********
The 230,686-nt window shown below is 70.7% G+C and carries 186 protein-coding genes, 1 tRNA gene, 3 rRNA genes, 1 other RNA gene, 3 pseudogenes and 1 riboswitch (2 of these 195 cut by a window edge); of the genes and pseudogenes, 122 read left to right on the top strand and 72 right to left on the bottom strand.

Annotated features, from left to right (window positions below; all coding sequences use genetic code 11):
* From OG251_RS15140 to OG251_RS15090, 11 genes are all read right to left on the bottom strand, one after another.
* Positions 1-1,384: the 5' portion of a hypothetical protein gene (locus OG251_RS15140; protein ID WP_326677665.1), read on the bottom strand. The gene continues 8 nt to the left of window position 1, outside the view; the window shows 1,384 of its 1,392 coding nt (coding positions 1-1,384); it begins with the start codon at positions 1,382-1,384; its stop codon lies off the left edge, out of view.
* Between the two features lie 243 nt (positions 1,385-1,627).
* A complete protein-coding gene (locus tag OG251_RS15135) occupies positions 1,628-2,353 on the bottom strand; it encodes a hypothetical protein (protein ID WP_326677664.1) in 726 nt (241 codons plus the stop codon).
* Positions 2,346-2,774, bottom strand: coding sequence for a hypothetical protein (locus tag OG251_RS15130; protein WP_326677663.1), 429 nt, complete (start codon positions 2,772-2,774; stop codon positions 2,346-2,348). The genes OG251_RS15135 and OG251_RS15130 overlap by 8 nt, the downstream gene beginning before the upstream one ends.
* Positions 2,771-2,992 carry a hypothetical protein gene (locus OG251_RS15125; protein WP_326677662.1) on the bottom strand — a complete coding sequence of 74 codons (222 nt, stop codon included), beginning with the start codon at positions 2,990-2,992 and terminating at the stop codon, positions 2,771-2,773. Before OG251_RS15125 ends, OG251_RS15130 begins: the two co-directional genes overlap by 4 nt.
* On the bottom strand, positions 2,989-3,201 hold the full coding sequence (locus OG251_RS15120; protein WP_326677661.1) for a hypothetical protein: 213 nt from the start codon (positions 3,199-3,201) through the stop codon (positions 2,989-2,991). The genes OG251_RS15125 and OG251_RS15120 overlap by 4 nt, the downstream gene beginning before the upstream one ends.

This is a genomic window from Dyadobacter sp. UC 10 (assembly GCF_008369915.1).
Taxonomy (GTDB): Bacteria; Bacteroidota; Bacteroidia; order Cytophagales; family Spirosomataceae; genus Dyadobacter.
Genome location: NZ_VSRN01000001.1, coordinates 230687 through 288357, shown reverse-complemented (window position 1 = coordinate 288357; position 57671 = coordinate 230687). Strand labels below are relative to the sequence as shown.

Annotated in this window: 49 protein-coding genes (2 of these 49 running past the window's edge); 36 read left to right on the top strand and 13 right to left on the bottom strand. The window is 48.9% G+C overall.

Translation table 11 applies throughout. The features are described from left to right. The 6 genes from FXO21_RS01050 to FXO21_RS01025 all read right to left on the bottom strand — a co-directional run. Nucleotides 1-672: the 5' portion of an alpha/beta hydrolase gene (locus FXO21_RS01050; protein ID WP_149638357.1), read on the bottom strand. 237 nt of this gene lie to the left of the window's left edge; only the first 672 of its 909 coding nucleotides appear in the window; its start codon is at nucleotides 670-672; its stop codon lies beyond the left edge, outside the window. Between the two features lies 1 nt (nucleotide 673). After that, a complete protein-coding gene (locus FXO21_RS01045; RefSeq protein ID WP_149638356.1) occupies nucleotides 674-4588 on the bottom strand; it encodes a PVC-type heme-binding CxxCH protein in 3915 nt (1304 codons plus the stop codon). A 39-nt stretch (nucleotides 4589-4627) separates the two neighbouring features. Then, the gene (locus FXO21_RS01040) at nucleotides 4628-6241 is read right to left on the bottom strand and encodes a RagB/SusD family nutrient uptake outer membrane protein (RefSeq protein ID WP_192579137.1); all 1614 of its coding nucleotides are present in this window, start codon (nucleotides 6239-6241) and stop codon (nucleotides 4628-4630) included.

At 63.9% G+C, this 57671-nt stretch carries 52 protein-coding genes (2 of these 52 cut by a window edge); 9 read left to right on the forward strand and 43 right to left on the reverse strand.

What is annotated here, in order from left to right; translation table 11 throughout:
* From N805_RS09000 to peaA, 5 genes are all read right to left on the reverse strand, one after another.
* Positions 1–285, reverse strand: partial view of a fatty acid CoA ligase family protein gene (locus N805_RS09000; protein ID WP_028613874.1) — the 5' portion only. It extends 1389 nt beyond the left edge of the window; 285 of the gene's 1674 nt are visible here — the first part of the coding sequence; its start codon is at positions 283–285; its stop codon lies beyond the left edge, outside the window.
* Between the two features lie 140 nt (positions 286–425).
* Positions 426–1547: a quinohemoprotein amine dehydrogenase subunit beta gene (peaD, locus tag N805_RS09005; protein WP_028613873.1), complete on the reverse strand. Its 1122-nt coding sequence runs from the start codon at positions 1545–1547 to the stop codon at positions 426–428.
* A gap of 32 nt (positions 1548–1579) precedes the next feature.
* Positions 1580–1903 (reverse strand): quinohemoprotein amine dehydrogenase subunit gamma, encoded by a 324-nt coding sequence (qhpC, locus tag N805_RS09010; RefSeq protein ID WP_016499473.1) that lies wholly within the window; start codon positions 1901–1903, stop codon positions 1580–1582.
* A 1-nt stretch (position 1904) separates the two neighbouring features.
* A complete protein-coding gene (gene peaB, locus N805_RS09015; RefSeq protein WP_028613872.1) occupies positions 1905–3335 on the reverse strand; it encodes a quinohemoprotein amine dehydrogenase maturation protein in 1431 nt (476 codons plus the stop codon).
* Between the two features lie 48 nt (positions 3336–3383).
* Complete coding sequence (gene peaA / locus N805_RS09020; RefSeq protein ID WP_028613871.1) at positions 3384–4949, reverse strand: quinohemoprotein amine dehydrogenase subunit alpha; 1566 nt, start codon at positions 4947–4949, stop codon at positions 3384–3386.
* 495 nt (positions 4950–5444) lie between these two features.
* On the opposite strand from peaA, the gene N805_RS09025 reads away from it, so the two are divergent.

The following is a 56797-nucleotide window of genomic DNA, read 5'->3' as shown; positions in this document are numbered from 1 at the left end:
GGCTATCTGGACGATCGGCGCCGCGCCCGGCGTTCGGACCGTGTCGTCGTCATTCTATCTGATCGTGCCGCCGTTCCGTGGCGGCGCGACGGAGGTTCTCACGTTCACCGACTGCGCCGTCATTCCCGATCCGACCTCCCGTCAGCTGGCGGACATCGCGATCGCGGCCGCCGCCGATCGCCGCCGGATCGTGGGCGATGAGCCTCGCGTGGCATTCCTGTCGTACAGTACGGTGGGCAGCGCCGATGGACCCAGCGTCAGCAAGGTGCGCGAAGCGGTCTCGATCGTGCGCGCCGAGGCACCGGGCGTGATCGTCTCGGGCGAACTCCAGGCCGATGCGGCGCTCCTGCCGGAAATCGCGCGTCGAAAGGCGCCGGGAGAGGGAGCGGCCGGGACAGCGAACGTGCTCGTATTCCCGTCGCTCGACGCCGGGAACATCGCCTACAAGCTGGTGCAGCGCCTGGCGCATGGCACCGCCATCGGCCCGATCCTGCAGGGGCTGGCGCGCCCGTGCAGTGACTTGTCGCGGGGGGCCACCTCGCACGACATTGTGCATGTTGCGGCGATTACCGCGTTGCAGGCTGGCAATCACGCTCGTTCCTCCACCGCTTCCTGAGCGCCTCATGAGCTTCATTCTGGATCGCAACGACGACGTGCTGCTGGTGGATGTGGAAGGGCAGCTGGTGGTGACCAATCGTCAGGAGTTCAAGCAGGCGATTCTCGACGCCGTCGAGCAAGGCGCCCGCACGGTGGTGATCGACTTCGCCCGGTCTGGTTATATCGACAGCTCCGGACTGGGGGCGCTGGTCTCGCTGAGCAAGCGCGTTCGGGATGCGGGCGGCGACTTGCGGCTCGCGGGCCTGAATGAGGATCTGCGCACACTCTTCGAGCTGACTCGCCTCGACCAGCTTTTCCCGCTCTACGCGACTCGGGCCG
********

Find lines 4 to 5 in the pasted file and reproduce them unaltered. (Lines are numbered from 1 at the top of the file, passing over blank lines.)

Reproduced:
* Positions 1-1,384: the 5' portion of a hypothetical protein gene (locus OG251_RS15140; protein ID WP_326677665.1), read on the bottom strand. The gene continues 8 nt to the left of window position 1, outside the view; the window shows 1,384 of its 1,392 coding nt (coding positions 1-1,384); it begins with the start codon at positions 1,382-1,384; its stop codon lies off the left edge, out of view.
* Between the two features lie 243 nt (positions 1,385-1,627).